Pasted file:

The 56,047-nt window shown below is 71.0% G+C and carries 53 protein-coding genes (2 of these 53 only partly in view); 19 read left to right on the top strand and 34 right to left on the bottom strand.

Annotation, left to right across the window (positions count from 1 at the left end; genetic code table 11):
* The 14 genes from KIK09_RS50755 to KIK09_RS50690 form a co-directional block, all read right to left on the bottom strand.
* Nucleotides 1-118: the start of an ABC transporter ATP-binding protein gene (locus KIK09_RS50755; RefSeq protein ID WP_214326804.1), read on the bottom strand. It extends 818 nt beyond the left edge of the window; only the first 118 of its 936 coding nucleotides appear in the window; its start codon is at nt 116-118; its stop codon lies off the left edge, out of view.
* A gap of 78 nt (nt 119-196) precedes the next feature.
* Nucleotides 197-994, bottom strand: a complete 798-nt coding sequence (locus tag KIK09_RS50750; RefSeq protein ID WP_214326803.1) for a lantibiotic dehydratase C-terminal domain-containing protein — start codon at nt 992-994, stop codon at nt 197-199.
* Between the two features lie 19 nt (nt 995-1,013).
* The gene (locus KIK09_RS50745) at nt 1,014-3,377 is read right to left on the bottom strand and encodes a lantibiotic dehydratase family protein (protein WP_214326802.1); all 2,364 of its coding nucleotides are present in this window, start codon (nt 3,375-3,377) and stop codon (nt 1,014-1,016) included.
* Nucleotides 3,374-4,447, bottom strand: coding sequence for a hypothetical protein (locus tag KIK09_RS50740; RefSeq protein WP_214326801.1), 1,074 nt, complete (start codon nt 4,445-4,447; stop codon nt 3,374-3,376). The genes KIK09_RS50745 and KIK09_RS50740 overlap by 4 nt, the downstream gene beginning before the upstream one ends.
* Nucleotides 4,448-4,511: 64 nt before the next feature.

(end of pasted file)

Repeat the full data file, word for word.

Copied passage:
The 56,047-nt window shown below is 71.0% G+C and carries 53 protein-coding genes (2 of these 53 only partly in view); 19 read left to right on the top strand and 34 right to left on the bottom strand.

Annotation, left to right across the window (positions count from 1 at the left end; genetic code table 11):
* The 14 genes from KIK09_RS50755 to KIK09_RS50690 form a co-directional block, all read right to left on the bottom strand.
* Nucleotides 1-118: the start of an ABC transporter ATP-binding protein gene (locus KIK09_RS50755; RefSeq protein ID WP_214326804.1), read on the bottom strand. It extends 818 nt beyond the left edge of the window; only the first 118 of its 936 coding nucleotides appear in the window; its start codon is at nt 116-118; its stop codon lies off the left edge, out of view.
* A gap of 78 nt (nt 119-196) precedes the next feature.
* Nucleotides 197-994, bottom strand: a complete 798-nt coding sequence (locus tag KIK09_RS50750; RefSeq protein ID WP_214326803.1) for a lantibiotic dehydratase C-terminal domain-containing protein — start codon at nt 992-994, stop codon at nt 197-199.
* Between the two features lie 19 nt (nt 995-1,013).
* The gene (locus KIK09_RS50745) at nt 1,014-3,377 is read right to left on the bottom strand and encodes a lantibiotic dehydratase family protein (protein WP_214326802.1); all 2,364 of its coding nucleotides are present in this window, start codon (nt 3,375-3,377) and stop codon (nt 1,014-1,016) included.
* Nucleotides 3,374-4,447, bottom strand: coding sequence for a hypothetical protein (locus tag KIK09_RS50740; RefSeq protein WP_214326801.1), 1,074 nt, complete (start codon nt 4,445-4,447; stop codon nt 3,374-3,376). The genes KIK09_RS50745 and KIK09_RS50740 overlap by 4 nt, the downstream gene beginning before the upstream one ends.
* Nucleotides 4,448-4,511: 64 nt before the next feature.